I’ve been feeling a lot of hurt over the reports coming out from Manus Island. Last year, at this time, I was over on Manus Island. While it is my understanding that the families are no longer on the Island, I believe that many of the men that I met are still there. I don’t know if they’re ok, or whether they’re part of those who have been injured – and I’ll probably never know. It pains me that our government put these people here, and have not done enough to fully protect them, in the name of protecting us. I know that I am, at times, guilty of not speaking up, feeling tired and not knowing whether my voice really adds anything. This fight has gone on for far too long. My prayer is that this tragic event, which I wish had never happened, might draw us as a nation into focus, and realise that our actions and the path we headed down was wrong, and that we would repent of our actions as a nation, and set up a process to assess the claims of asylum in a timely and humane manner.
It’s Cup Day, which means it’s a public holiday here in Victoria. As such, it was a quiet day, with no classes or anything. For us, we took it as an opportunity to do some shopping before our big move down to Tasmania. There’s some furniture that we need to take with us – a new bed for Annabelle, and a new change table, so we headed down to Ikea to get some new furniture. We also got a couple of things for now – a new chair for Annabelle to eat dinner at our little coffee table, and some Christmas decorations to liven up our place for the last month or so.
I’ve been reading Jim Wallis’ book, The Soul of Politics, and I got to one section and it really struck me how much it related to a recent change in tack in how the Australian Government treats Asylum Seekers. It’s from a section dealing with the inequality between gender, and Wallis tells a story from a report published in Sojourners magazine. Continue reading The importance of language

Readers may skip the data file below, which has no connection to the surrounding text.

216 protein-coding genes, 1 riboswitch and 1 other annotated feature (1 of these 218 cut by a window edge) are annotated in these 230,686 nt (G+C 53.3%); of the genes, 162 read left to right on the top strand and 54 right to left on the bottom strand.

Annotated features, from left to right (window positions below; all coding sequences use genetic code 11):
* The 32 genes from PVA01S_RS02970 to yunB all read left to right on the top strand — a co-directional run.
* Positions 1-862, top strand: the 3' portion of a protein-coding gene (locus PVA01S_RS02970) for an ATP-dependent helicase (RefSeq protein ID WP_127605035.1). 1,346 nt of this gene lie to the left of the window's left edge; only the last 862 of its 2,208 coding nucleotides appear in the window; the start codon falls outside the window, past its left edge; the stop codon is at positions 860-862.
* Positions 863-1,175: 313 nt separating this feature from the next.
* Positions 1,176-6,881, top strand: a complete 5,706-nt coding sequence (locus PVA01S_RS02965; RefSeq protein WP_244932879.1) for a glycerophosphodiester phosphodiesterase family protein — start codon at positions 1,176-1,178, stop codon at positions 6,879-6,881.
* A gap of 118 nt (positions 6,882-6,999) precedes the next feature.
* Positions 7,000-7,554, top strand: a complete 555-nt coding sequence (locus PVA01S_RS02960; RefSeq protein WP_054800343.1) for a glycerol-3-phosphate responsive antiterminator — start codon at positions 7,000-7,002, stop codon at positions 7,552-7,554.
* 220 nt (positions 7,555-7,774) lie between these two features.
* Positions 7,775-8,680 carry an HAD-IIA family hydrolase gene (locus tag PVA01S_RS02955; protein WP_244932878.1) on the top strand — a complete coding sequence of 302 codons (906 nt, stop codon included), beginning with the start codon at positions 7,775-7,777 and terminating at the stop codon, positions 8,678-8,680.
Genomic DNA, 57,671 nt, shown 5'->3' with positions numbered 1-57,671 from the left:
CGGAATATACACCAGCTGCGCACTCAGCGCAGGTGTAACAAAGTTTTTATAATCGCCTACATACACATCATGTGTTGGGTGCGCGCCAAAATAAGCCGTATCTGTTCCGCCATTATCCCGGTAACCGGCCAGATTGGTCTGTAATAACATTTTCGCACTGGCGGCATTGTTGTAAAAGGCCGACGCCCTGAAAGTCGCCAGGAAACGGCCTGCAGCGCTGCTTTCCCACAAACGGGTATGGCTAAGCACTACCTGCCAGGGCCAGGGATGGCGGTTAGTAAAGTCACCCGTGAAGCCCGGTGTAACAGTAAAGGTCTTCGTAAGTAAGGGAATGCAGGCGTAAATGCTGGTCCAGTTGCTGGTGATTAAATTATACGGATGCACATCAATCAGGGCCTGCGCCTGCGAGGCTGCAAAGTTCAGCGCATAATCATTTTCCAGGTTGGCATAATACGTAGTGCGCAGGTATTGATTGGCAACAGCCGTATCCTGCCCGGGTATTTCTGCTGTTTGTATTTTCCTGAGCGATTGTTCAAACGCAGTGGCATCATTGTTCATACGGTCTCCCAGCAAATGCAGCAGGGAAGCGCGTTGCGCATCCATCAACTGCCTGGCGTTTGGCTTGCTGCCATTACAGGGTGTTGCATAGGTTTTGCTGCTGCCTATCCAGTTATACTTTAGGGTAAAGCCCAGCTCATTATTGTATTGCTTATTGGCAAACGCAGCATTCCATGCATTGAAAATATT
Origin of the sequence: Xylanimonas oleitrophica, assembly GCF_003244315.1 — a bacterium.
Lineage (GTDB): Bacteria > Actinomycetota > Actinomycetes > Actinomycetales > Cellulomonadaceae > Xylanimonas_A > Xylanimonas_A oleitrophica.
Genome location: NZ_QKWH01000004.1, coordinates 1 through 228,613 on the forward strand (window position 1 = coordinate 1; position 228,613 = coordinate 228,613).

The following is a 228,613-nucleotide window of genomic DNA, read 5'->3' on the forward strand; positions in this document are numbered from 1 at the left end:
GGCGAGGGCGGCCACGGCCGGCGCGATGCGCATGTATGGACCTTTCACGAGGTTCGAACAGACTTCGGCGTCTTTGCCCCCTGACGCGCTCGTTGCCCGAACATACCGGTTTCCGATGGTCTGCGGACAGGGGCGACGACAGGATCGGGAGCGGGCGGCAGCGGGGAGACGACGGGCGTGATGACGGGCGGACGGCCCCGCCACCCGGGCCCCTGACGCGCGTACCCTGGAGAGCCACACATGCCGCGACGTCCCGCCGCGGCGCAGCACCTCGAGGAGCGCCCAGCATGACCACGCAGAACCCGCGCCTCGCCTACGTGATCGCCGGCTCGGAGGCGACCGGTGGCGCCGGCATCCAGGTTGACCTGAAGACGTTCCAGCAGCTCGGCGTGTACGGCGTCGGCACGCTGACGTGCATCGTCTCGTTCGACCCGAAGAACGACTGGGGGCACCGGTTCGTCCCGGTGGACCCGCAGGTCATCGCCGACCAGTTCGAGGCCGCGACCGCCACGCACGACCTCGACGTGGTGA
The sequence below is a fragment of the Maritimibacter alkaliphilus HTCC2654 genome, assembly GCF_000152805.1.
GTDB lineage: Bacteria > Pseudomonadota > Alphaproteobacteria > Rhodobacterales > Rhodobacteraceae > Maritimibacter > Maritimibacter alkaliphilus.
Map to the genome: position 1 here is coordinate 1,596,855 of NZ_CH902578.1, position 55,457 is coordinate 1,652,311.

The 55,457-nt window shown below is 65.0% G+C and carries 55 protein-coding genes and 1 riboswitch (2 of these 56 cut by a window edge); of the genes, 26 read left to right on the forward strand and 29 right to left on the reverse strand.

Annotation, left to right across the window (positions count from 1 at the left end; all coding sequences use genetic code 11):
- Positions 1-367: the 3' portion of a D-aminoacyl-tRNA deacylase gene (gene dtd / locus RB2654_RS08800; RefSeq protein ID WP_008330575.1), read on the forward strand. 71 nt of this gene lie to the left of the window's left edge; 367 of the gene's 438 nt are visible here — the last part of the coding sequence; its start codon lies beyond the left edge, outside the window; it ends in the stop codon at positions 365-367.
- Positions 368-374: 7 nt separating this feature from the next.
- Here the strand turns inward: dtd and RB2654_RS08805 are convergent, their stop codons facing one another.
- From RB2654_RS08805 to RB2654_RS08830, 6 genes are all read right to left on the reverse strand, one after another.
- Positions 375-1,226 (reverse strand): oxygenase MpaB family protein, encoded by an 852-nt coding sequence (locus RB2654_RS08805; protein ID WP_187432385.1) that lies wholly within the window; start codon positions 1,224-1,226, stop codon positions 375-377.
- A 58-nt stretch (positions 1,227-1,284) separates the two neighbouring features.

Dear Mr Abbott,
Firstly, congratulations on being elected our latest national leader. You ran a very professional campaign, and defeated an opposition who was trying hard not to implode, whilst trying to destroy themselves at the same time.
So you are now the elected official to lead our country into the next three years. And while I didn’t personally vote for you, and I don’t agree with many of your policies, I thought that I would share some advice from myself, of things I would like to see as the hallmarks of your time as prime minister. Continue reading An open letter to our new Prime Minister
I realise that you’re in the midst of a very busy election campaign, however I feel like I need to bring some things to your attention that need your swift and decisive action.
Now I know you’re a man who likes to be portrayed as Australia’s next action hero, what with the bike riding, budgie smugglers, and running in the city 2 surf, so I’m sure you’ll be able to take the quick and decisive action needed on this issue.
The issue at hand is your language. Now, many will say that perhaps I’m overreacting, but as a voter who hasn’t completely made up his mind yet, I feel like you need to know this information.
Firstly, calling asylum seekers “illegals” is incorrect, you know this, and have been pulled up on it many times. Stop it.